Thursday, 4 July 2013

Garbage Collection usage and How it works

Garbage collection is the process of allocate memory for the object and release the memory used by the objects, Which is no longer referenced or no longer used.

normally in c++ when we allocate a memory for object , then we have to dealloc the memory There is no automatic process of deallocation of unused objects .

In dotnet we have a automatic process of memory deallocation of unused objects using Garbage collection.

garbage collector manages the allocation and release of memory for your application. Each time you create a new object, the common language runtime allocates memory for the object in the managed heap. 

Whenever we create a new object it will allocate the memory in Managed heap.
2   What is Managed ? When object memory allocation and deallocation is handled by CLR is   
      called Managed.

When and how does a collection occur?
A collection occurs
· When you allocate a new object and the generation 0 budget is reached, 
i.e. if the new object would cause it to go over budget.· 
When someone calls GC.Collect (Induced GC)· 
Based on memory pressure

How it allocates the memory for the objects?
Garbage Collection have three buckets , Gen0, Gen1, Gen2

Whenever we create a new object it is placed in Gen0 bucket for example

What are generations and why do we use a generational GC?
In a generational GC objects are created in Gen 0 and if they are still alive when a collection happens they get promoted to Gen 1. If they are still alive when a Gen 1 collection happens they are promoted to Gen 2 etc. until they finally end up in their final resting place in the highest generation.

The idea behind a generational GC is that most objects are very temporary, like locals, parameters etc. i.e. they go out of scope while in generation 1. If we can keep collecting just these objects without having to go through all the memory we will save a lot of time and CPU power when cleaning up the objects.
The longer an object has been alive, the more likely it is that the object will be around for a very long time. Think about it, most objects that survive a couple of collections are objects that are stored in cache, session scope or in other long term storage like static variables. If we know that this is the case then we don’t have to bother constantly searching through them all.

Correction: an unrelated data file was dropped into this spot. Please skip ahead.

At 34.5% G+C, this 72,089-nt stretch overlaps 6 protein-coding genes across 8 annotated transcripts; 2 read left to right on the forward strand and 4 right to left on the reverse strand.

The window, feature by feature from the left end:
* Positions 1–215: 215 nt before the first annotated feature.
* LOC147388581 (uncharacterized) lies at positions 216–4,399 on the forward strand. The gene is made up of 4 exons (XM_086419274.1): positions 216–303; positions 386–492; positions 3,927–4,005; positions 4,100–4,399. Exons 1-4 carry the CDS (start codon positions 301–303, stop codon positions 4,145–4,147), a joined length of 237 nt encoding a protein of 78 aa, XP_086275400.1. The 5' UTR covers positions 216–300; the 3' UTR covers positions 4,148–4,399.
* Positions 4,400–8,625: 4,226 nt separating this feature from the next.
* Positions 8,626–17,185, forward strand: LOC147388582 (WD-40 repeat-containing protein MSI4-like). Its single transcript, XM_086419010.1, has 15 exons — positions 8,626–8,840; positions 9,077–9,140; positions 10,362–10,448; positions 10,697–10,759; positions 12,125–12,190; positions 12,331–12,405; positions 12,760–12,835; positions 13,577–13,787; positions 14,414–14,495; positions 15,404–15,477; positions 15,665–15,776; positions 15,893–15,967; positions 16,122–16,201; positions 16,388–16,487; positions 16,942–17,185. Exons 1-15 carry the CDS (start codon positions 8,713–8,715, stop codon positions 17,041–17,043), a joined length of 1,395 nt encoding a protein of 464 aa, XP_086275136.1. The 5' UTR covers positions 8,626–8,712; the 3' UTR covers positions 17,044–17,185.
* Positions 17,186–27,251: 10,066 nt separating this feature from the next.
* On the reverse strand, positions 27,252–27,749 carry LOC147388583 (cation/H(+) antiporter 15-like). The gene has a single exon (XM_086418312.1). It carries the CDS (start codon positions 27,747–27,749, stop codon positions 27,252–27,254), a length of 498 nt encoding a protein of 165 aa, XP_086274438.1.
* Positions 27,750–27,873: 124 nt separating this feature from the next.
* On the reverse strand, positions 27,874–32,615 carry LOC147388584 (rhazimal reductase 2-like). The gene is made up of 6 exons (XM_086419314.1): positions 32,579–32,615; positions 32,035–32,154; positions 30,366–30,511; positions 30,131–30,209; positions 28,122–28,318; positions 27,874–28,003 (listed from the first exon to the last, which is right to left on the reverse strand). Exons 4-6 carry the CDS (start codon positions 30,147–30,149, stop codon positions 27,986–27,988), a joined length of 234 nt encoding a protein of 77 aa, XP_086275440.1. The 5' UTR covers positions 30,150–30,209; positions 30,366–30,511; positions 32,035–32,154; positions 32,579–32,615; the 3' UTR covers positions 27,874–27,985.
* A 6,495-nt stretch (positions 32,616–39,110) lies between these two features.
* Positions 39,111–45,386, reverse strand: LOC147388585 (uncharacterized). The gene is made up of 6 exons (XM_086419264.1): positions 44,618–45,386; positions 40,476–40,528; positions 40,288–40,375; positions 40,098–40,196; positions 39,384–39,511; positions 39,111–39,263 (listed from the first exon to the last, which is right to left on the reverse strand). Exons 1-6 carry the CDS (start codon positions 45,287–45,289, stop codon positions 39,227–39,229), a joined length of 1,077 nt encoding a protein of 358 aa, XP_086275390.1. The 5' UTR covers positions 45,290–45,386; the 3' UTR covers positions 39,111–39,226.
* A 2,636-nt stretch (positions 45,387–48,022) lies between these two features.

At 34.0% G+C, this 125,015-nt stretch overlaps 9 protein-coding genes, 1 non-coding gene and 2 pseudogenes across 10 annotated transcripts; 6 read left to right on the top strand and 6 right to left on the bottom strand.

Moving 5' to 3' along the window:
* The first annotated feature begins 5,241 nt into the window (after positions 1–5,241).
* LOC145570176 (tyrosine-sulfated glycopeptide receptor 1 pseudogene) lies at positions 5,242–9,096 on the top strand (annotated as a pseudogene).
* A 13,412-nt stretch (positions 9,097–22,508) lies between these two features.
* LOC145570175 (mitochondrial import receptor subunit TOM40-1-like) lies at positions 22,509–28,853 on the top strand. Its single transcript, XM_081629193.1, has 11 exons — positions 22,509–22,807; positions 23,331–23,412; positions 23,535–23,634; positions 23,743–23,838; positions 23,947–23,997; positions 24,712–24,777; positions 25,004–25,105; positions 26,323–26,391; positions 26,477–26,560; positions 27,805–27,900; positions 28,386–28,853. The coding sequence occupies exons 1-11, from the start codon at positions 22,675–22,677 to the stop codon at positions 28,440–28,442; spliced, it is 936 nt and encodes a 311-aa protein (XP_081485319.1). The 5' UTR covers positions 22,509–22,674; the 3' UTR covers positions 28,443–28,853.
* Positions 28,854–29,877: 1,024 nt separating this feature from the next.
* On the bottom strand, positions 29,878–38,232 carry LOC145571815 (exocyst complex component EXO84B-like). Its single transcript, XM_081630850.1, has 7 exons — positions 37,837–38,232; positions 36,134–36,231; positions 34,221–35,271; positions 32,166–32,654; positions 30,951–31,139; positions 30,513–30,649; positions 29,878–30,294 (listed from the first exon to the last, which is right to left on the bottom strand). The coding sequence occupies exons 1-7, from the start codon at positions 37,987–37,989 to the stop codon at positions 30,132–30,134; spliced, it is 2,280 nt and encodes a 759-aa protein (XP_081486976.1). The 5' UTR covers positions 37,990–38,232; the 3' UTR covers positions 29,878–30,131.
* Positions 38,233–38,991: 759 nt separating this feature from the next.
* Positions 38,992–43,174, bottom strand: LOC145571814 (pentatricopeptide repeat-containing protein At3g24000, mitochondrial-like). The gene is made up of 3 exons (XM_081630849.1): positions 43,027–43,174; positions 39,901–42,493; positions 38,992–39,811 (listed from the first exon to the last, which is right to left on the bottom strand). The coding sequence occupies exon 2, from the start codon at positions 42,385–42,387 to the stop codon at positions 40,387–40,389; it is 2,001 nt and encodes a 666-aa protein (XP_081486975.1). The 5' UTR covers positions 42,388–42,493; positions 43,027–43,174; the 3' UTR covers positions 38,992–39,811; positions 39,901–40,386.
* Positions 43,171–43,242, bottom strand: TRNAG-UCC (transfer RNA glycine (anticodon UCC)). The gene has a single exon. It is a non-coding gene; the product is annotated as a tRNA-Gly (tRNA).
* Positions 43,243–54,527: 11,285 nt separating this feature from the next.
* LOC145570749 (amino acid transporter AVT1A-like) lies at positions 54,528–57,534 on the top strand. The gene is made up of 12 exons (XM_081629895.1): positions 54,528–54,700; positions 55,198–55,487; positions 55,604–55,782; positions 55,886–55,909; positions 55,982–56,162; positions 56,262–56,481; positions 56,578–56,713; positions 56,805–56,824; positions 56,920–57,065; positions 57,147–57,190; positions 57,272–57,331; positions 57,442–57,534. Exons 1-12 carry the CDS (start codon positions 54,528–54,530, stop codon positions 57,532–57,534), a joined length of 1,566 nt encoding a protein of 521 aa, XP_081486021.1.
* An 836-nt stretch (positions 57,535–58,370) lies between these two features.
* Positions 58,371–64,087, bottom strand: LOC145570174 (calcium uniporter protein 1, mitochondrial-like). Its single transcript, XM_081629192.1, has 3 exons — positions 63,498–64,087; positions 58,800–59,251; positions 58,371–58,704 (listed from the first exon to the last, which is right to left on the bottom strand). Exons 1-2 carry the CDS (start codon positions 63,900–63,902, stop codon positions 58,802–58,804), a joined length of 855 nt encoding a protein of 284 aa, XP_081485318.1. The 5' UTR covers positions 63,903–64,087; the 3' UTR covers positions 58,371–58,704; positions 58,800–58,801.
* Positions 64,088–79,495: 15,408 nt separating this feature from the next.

In the .net GC there are 3 generations (0, 1, and 2) and then there are the large objects (objects over 85000) that end up in a separate segment. The LOH objects are different in the sense that even if they survive a collection they are not promoted since they exist outside of Gen 0, 1, and 2.

There are a few other benefits to a generational garbage collector because of how allocations are done.

Large and small objects

.NET handles large objects and small objects differently:
  • Large objects are all objects over 85k, and double (multidimensional) arrays over 8k.
  • All other objects are considered small objects.

The small object heaps

Small objects are stored in the small object heaps.
Objects are allocated first to the generation 0 (Gen 0) heap.
When the Gen 0 heap is full, the .NET garbage collector runs. The garbage collector performs two tasks:
  1. It disposes of all objects on the Gen 0 heap that are no longer needed.
  2. It moves objects that are still needed to the generation 1 (Gen 1) heap.
This leaves the Gen 0 heap empty, ready for new objects to be allocated on it.
Eventually, the Gen 1 heap becomes full. When this happens, the garbage collector runs again, and it performs three tasks:
  1. It disposes of all objects on the Gen 1 heap that are no longer needed.
  2. It moves objects that are still needed to the generation 2 (Gen 2) heap.
  3. It performs a garbage collection on Gen 0, as before.
If Gen 2 becomes full, a full garbage collection takes place. When this happens, the garbage collector performs four tasks:
  1. It disposes of all objects on the Gen 2 heap that are no longer needed.
  2. It performs a garbage collection on Gen 1, as before.
  3. It performs a garbage collection on Gen 0, as before.
  4. It disposes of objects on the large object heap that are no longer needed (see below).
If insufficient memory has been freed at the end of a full garbage collection, an OutOfMemory exception is thrown.
Note that whenever the garbage collector runs on any of the small object heaps, the heaps are compacted, so that the available space is used efficiently.

The large object heap

The large object heap is where large objects are stored.
There is only one large object heap, and objects stored on it are only tidied-up during a full garbage collection.
Importantly, because compacting the large object heap would adversely affect your application's performance, the large object heap is never compacted. This means that the heap can fragment over time. If a new object, which is bigger than an existing fragment, needs to be allocated on the heap, the large object heap will grow so that the new object can be allocated to the end of the heap. Eventually, the fragmentation may mean that there is insufficient memory to allocate new large objects.

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